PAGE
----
As a parent, I can attest that my love for our children is the same no matter what they do, career-wise or morally, or anything else. The love is the same and grows as time moves on. Petty personal annoyances are nothing when the big crises come, and as they come for psychic (as in emotional/psychological/spiritual) survival's sake, we put those aside and practice greater love.

Our children are grown with children of their own, so I’m not sure why I would ever tell them what I approve of and don’t approve of (and why should they care, or I expect them to care?). I keep that to myself, because I love them enough to know that the Lord loves us all equally. “Approval dynamics” do not seem to be applicable among adults; of course, every family has its nuances.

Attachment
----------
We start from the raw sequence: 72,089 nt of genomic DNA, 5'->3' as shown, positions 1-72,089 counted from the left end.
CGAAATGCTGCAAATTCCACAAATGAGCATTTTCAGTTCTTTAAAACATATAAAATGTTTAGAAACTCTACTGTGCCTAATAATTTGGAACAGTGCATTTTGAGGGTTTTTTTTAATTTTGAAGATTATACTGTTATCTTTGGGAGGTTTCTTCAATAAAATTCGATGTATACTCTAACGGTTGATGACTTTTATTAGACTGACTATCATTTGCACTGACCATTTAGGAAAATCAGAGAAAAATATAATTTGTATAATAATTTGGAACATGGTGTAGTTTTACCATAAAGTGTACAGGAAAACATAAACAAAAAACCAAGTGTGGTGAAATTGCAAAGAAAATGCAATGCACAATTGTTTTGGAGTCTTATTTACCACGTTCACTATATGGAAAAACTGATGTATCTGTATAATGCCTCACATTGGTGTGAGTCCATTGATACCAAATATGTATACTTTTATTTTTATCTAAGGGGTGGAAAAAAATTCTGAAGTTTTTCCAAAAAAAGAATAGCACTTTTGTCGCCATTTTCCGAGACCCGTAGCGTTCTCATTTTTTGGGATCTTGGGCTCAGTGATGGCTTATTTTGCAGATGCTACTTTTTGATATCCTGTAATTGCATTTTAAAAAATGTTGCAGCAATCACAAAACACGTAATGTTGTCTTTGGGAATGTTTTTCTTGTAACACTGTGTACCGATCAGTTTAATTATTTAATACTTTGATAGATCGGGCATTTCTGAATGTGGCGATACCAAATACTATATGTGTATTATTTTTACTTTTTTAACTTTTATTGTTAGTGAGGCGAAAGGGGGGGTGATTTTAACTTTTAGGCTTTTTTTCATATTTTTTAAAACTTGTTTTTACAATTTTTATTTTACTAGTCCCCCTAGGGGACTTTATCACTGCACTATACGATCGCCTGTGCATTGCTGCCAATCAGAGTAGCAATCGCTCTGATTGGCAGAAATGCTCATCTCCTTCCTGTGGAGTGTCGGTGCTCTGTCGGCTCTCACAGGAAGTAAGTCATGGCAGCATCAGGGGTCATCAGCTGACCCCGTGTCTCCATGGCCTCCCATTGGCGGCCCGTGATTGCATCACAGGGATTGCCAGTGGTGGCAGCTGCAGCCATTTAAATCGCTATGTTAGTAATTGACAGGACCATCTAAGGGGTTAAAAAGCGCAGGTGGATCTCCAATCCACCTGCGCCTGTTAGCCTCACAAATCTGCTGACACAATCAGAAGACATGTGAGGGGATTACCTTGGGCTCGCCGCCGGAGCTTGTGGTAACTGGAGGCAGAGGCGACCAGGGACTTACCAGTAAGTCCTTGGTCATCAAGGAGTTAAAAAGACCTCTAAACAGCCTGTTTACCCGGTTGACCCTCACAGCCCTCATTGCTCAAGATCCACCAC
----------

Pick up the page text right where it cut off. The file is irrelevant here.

But I think love is the last thing that warrants being regarded in terms of approval, for both adult children and their parents.

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2 hours ago, SeekingUnderstanding said:

I think I understand your parenthetical. In all things, it depends. Does Elder Gong as described here “love” his son? 
https://medium.com/@thatonegaygong/state-of-the-matt-2021-6e0d278e8d01

I guess in some anemic way probably, but what is made abundantly clear by the anecdote is that whatever “love” there is secondary to maintaining appearances. If it were me, as the son in that relationship, I would one, not feel loved, and two I would cut off all interaction with the offending parent barring repentance. Life is far too short. 

There is a big difference between wanting to maintain appearances and believing it is important to teach by example and that example may include not suggesting by appearance to support something that one believes is damaging to others’ spiritual health.